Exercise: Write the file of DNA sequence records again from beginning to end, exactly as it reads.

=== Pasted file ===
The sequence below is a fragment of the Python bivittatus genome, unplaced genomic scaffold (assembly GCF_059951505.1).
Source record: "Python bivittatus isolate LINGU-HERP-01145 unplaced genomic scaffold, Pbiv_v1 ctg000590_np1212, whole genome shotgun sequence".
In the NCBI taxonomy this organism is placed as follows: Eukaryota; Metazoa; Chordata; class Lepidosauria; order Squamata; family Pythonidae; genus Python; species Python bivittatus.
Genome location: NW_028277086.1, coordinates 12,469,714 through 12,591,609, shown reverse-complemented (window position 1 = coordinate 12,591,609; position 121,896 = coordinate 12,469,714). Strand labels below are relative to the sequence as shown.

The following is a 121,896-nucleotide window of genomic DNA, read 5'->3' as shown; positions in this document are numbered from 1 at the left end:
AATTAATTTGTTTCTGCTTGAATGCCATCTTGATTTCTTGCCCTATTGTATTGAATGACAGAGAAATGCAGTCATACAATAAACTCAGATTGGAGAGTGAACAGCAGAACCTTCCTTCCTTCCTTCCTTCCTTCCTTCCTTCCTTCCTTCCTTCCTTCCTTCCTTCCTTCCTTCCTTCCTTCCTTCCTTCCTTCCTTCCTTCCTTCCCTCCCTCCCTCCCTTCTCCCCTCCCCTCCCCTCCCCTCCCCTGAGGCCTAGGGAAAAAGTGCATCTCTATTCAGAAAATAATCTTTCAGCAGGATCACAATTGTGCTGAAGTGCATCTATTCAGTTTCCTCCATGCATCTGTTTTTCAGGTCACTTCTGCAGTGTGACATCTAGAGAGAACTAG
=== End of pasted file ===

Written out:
The sequence below is a fragment of the Python bivittatus genome, unplaced genomic scaffold (assembly GCF_059951505.1).
Source record: "Python bivittatus isolate LINGU-HERP-01145 unplaced genomic scaffold, Pbiv_v1 ctg000590_np1212, whole genome shotgun sequence".
In the NCBI taxonomy this organism is placed as follows: Eukaryota; Metazoa; Chordata; class Lepidosauria; order Squamata; family Pythonidae; genus Python; species Python bivittatus.
Genome location: NW_028277086.1, coordinates 12,469,714 through 12,591,609, shown reverse-complemented (window position 1 = coordinate 12,591,609; position 121,896 = coordinate 12,469,714). Strand labels below are relative to the sequence as shown.

The following is a 121,896-nucleotide window of genomic DNA, read 5'->3' as shown; positions in this document are numbered from 1 at the left end:
AATTAATTTGTTTCTGCTTGAATGCCATCTTGATTTCTTGCCCTATTGTATTGAATGACAGAGAAATGCAGTCATACAATAAACTCAGATTGGAGAGTGAACAGCAGAACCTTCCTTCCTTCCTTCCTTCCTTCCTTCCTTCCTTCCTTCCTTCCTTCCTTCCTTCCTTCCTTCCTTCCTTCCTTCCTTCCTTCCTTCCTTCCTTCCCTCCCTCCCTCCCTTCTCCCCTCCCCTCCCCTCCCCTCCCCTGAGGCCTAGGGAAAAAGTGCATCTCTATTCAGAAAATAATCTTTCAGCAGGATCACAATTGTGCTGAAGTGCATCTATTCAGTTTCCTCCATGCATCTGTTTTTCAGGTCACTTCTGCAGTGTGACATCTAGAGAGAACTAG